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  8. #8
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    Quote Originally Posted by Drew Diller View Post
    ........ I did NOT like getting a pinch flat out in the cold, thankfully the few times were close to home.
    I agree. Also, I've noticed when you air down you can hear the tire and tube rubbing against each other. That friction could cause issues as well if you spend a lot of time in the fluff.

  9. #9
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    Baby powder the tubes will help with the friction. Also you could remove the valve core and add some stans just for a little backup (done that with tubluar cyclocross tires). I am not sure the stan's works well at low low temps. I did turn my studded nokians 29er Stans, and didn't have any issues all last two winters. Lowest I ever hit with that bike was 10 degrees.
    Perfect number of bikes (n) + 1

  10. #10
    Fatback
    Reputation: thirstywork's Avatar
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    I ran my 70's tubeless (not ghetto) all last year and designed the 90mm rims to go tubeless.
    The 90's were run as low as 2psi without burping.
    Speedway Cycles owner http://fatbackbikes.com

  11. #11
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    I'd be happy if Surly would hurry up and release the Marge Lites already!
    Right now would be good.

    Thank you.

  12. #12
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    Quote Originally Posted by deuxdiesel View Post
    I shudder to think what it would cost, seeing as how Stan's rims are twice as much as most rims.

    "Yes please, I'd like to order two XL Blow rims. How much? $225?? Each???"
    Surly's Clown Shoes are listing for $200 each.
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  13. #13
    All Lefty's, all the time Moderator
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    I have a bit over 100 miles on Uma 90's right now, and without snow, I've been trail riding them in the dirt. At around 8PSI I have hit these as hard and fast as I can, and have zero issues with burps, slipping, flats etc.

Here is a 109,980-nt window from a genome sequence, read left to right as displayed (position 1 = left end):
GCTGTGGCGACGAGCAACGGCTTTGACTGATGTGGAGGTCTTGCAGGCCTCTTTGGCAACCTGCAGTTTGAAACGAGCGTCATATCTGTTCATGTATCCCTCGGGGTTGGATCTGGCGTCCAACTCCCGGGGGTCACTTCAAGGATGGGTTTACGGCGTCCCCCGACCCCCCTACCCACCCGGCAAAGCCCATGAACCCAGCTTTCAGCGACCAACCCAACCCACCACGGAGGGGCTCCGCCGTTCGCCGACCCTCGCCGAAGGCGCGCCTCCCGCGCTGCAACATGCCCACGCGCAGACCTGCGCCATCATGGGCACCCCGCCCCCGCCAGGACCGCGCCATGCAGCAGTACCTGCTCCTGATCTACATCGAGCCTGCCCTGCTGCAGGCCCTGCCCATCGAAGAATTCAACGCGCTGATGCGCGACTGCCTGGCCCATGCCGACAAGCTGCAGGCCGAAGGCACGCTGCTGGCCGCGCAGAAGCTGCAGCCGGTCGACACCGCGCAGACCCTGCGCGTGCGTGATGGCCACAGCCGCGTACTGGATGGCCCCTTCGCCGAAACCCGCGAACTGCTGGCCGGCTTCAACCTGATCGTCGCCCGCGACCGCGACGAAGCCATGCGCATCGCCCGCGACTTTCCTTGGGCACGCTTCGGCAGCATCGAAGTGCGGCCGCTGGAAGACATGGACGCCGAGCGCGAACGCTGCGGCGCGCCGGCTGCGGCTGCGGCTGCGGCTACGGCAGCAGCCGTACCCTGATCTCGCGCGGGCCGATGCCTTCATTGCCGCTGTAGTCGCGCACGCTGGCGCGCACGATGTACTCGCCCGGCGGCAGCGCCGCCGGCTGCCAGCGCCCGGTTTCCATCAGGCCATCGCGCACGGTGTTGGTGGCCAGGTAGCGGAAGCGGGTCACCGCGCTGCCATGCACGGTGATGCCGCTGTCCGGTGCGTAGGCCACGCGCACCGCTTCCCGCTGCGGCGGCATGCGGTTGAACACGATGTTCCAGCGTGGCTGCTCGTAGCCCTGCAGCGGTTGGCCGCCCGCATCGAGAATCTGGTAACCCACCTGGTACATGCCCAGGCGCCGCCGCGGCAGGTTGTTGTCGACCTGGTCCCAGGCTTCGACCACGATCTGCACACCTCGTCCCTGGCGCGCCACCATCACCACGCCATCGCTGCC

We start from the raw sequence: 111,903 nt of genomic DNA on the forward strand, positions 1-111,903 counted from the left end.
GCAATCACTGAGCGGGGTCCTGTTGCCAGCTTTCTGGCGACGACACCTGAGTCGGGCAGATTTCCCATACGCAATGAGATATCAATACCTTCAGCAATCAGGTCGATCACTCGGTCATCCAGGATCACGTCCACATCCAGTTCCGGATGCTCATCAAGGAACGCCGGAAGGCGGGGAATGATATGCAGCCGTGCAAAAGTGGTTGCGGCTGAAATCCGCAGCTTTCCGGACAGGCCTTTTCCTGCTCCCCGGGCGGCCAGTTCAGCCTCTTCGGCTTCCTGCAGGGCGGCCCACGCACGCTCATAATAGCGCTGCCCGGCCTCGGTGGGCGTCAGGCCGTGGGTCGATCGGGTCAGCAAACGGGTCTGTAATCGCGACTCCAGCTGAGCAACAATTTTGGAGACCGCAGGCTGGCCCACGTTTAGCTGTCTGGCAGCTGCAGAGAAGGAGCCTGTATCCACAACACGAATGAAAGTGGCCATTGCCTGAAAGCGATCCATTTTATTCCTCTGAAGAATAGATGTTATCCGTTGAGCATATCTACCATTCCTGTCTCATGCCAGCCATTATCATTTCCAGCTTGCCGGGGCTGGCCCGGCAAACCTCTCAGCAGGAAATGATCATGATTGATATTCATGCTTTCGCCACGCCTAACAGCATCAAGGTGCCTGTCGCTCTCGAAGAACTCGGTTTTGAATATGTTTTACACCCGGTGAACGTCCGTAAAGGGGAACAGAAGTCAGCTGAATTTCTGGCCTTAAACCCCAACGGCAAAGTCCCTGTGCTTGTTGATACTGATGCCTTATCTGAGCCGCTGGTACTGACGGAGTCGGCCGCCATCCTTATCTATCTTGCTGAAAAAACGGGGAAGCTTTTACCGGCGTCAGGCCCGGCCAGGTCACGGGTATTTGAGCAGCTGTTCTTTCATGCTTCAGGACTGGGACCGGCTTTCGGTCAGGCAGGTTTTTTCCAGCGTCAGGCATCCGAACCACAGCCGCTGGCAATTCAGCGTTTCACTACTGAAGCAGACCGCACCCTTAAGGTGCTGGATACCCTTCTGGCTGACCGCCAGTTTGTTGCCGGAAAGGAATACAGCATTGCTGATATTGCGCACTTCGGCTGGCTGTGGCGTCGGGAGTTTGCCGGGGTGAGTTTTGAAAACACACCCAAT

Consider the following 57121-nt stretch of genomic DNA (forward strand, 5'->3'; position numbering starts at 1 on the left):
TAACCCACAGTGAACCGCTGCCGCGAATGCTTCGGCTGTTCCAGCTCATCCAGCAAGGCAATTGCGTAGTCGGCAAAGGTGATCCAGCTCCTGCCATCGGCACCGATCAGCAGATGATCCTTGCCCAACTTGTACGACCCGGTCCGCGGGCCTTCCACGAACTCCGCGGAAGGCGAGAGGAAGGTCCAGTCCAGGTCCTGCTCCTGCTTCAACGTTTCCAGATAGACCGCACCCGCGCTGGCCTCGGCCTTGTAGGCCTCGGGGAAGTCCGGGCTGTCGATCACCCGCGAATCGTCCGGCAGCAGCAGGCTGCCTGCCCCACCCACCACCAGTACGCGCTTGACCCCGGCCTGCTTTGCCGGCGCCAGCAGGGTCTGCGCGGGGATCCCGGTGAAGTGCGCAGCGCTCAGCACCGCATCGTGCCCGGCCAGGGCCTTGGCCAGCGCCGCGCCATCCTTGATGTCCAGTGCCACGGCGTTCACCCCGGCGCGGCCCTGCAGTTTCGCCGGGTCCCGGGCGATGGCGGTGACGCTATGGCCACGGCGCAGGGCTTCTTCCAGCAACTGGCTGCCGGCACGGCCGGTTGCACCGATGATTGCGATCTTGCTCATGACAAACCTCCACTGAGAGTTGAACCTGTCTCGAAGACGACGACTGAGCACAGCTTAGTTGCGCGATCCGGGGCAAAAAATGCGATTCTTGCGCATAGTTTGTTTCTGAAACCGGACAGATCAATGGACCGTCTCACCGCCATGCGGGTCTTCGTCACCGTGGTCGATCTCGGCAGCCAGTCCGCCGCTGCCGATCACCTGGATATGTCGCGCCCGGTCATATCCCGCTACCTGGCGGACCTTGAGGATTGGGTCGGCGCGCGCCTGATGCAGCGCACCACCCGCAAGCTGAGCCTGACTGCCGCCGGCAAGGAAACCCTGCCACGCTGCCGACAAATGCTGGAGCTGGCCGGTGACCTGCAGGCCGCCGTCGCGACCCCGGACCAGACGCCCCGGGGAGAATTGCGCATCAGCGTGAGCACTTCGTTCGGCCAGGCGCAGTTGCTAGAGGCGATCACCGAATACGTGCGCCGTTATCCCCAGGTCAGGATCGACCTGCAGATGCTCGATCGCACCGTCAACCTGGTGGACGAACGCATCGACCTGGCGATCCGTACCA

The bead retension is fantastic.

    That being said, I took down one of my foam/split tube ghetto set ups when I built the Uma's, and it was easily as tight, and the bead had sealed like glue to the tube with the Stans present, so it's likely going to work well too for those interested in a cheaper alternative.

    My take, the tubeless feel is very different and nice, the weight is a part of it, but the more supple ride is pretty awesome regardless of split tube or Uma.
    This is a Pugs not some carbon wannabee pretzel wagon!!

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  14. #14
    @adelorenzo
    Reputation: anthony.delorenzo's Avatar
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    The thought of dealing with tire issues at 40 below gives me the Fear. I love tubeless for many reasons but I don't see myself ever going that way on the fatbike.

  15. #15
    is buachail foighneach me
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    Just as easy, if not easier to get a flat with a tube at -40. I would imagine anyone fatbiking with tubeless carries a spare tube or two with them.

  16. #16
    All Lefty's, all the time Moderator
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    Quote Originally Posted by anthony.delorenzo View Post
    The thought of dealing with tire issues at 40 below gives me the Fear. I love tubeless for many reasons but I don't see myself ever going that way on the fatbike.
    Having now set up several of these, which involves installing a tube first to get the beads seated, then removing the tube, whilst leaving one bead hooked in.This helps with tire seating when setting up tubeless.